Watering of the flower baskets went on as before. My basket flowers were not getting enough water from spraying the moss sides only and started to fade. Man let the flowers fade just to keep our baby chicks alive. But we still were afraid to come to the nest when he was near. We would wait, holding on with the food for our chicks until he went farther away or left.
He noticed our worries and started to watch us from farther away. Only then we went on bringing the food to our hungry chicks as much as we could. They have to grow fast. There are only 10-12 days for the hatchlings to get out from the nest. Long days and nights - just to get through them safely. We can bring food and chirp loud, but we cannot fight bigger birds. Our always hungry baby-chicks were growing fast. You can see them here only two days old.
We were busy getting enough food for them, flying in and out of the basket. And the flowers were fading more.
At the same time I had to find time to keep them warm. It was summer, but it was not warm enough.
I started to be concerned by the time they were 8 days old. They did not look healthy. They did not move too much and they were skinny. Did they get enough food? Were they cold? Was I just a too concerned mom and they were just right?
Next day they did not look better, but they were at least eating. Not much, but still eating. I felt something was not right. How can I help them? I watched how Man was taking pictures. Does he know that they are not healthy? Can he help?
It happened in the following day. A preying bird got into my nest a took two of my chicks. He killed them on the deck railing.
I could not help them. It hearts. Why Man was not here? It wouldn't have happened. I wish I could cry.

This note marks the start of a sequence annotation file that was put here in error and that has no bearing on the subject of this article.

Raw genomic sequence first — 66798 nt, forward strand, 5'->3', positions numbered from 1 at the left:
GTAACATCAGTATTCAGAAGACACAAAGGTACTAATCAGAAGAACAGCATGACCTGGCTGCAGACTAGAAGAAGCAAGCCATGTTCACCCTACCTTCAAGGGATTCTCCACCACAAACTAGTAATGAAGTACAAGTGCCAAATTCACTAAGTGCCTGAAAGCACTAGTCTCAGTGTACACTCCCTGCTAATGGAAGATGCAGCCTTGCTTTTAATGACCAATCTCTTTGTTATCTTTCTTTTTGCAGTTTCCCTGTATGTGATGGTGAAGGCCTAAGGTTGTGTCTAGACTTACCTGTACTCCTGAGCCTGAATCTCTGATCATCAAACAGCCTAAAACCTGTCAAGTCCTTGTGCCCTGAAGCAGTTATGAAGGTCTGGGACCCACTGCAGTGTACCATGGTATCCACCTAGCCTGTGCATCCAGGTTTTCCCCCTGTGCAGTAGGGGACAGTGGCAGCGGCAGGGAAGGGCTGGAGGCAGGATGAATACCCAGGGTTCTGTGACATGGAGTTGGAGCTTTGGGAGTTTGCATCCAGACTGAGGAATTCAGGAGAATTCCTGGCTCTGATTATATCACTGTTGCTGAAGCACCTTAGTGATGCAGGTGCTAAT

My last chick must have been hurt when his siblings were taken, or was he really sick? It was the last day when I've seen him still alive, but barely moving.
Next day he was dead. He was 12 days old. My chicks should be flying by now, joining other juncos in this world.
My life has to go on, with a heartbreaking experience of a small bird's short lasting motherhood. I have to look forwad to my next nest.
I came back to see my flower basket one more time if the flowers have finally got enough water and recovered.
DARK EYE JUNCO INFORMATION
The Dark-eyed Junco is one of the most common birds in North America and can be found across the continent, from Alaska to Mexico
The female chooses the nest site, typically in a depression or niche on sloping ground, rock face, or amid the tangled roots of an upturned tree. Around people, juncos may nest in or underneath buildings.
Occasionally, juncos nest above the ground on horizontal branches, window ledges, and in hanging flower pots or light fixtures.
The nest is a cup made of grass, moss, lichen, rootlets, twigs, and bark fiber, and is lined with fine grass, hair, or feathers.
The female incubates 3 to 5 eggs for 11 to 13 days. Both parents feed the chicks, which leave the nest at 9 to 11 days. Pairs typically raise 1 or 2 broods per year.
A recent estimate set the junco’s total population over 600 million individuals.
The oldest recorded Dark-eyed Junco was 11 years 4 months old.